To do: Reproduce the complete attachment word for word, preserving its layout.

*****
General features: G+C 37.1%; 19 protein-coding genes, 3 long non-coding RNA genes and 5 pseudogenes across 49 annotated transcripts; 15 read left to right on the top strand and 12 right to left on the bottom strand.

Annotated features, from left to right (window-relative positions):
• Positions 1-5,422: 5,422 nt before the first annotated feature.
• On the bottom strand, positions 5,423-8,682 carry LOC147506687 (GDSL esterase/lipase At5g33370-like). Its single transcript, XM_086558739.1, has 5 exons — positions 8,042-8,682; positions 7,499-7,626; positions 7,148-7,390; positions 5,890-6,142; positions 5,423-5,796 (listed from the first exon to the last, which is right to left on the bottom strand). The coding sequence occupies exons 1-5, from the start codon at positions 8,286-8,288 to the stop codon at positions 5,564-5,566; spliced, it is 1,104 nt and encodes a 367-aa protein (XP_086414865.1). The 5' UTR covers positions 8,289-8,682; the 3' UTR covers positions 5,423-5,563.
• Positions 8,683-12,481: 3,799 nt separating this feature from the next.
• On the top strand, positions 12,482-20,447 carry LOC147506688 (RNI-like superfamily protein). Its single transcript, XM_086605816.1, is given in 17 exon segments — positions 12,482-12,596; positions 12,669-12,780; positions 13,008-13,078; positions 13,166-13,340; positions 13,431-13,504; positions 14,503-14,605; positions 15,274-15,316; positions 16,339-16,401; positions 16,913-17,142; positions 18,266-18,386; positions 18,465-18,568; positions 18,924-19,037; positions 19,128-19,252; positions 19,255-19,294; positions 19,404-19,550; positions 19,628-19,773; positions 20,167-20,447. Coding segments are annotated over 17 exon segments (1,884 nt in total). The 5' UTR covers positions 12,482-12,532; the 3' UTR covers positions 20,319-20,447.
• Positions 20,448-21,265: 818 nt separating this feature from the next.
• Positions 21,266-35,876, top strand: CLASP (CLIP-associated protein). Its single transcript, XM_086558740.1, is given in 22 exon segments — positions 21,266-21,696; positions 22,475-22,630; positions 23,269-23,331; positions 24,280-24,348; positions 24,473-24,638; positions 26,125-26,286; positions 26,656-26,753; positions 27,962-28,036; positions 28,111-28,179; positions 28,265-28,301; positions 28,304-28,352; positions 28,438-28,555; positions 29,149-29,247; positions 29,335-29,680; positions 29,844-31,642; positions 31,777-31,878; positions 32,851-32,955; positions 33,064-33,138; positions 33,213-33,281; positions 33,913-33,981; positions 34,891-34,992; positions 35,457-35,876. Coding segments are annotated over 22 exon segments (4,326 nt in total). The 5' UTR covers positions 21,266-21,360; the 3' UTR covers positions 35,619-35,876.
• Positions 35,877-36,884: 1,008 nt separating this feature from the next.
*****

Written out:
General features: G+C 37.1%; 19 protein-coding genes, 3 long non-coding RNA genes and 5 pseudogenes across 49 annotated transcripts; 15 read left to right on the top strand and 12 right to left on the bottom strand.

Annotated features, from left to right (window-relative positions):
• Positions 1-5,422: 5,422 nt before the first annotated feature.
• On the bottom strand, positions 5,423-8,682 carry LOC147506687 (GDSL esterase/lipase At5g33370-like). Its single transcript, XM_086558739.1, has 5 exons — positions 8,042-8,682; positions 7,499-7,626; positions 7,148-7,390; positions 5,890-6,142; positions 5,423-5,796 (listed from the first exon to the last, which is right to left on the bottom strand). The coding sequence occupies exons 1-5, from the start codon at positions 8,286-8,288 to the stop codon at positions 5,564-5,566; spliced, it is 1,104 nt and encodes a 367-aa protein (XP_086414865.1). The 5' UTR covers positions 8,289-8,682; the 3' UTR covers positions 5,423-5,563.
• Positions 8,683-12,481: 3,799 nt separating this feature from the next.
• On the top strand, positions 12,482-20,447 carry LOC147506688 (RNI-like superfamily protein). Its single transcript, XM_086605816.1, is given in 17 exon segments — positions 12,482-12,596; positions 12,669-12,780; positions 13,008-13,078; positions 13,166-13,340; positions 13,431-13,504; positions 14,503-14,605; positions 15,274-15,316; positions 16,339-16,401; positions 16,913-17,142; positions 18,266-18,386; positions 18,465-18,568; positions 18,924-19,037; positions 19,128-19,252; positions 19,255-19,294; positions 19,404-19,550; positions 19,628-19,773; positions 20,167-20,447. Coding segments are annotated over 17 exon segments (1,884 nt in total). The 5' UTR covers positions 12,482-12,532; the 3' UTR covers positions 20,319-20,447.
• Positions 20,448-21,265: 818 nt separating this feature from the next.
• Positions 21,266-35,876, top strand: CLASP (CLIP-associated protein). Its single transcript, XM_086558740.1, is given in 22 exon segments — positions 21,266-21,696; positions 22,475-22,630; positions 23,269-23,331; positions 24,280-24,348; positions 24,473-24,638; positions 26,125-26,286; positions 26,656-26,753; positions 27,962-28,036; positions 28,111-28,179; positions 28,265-28,301; positions 28,304-28,352; positions 28,438-28,555; positions 29,149-29,247; positions 29,335-29,680; positions 29,844-31,642; positions 31,777-31,878; positions 32,851-32,955; positions 33,064-33,138; positions 33,213-33,281; positions 33,913-33,981; positions 34,891-34,992; positions 35,457-35,876. Coding segments are annotated over 22 exon segments (4,326 nt in total). The 5' UTR covers positions 21,266-21,360; the 3' UTR covers positions 35,619-35,876.
• Positions 35,877-36,884: 1,008 nt separating this feature from the next.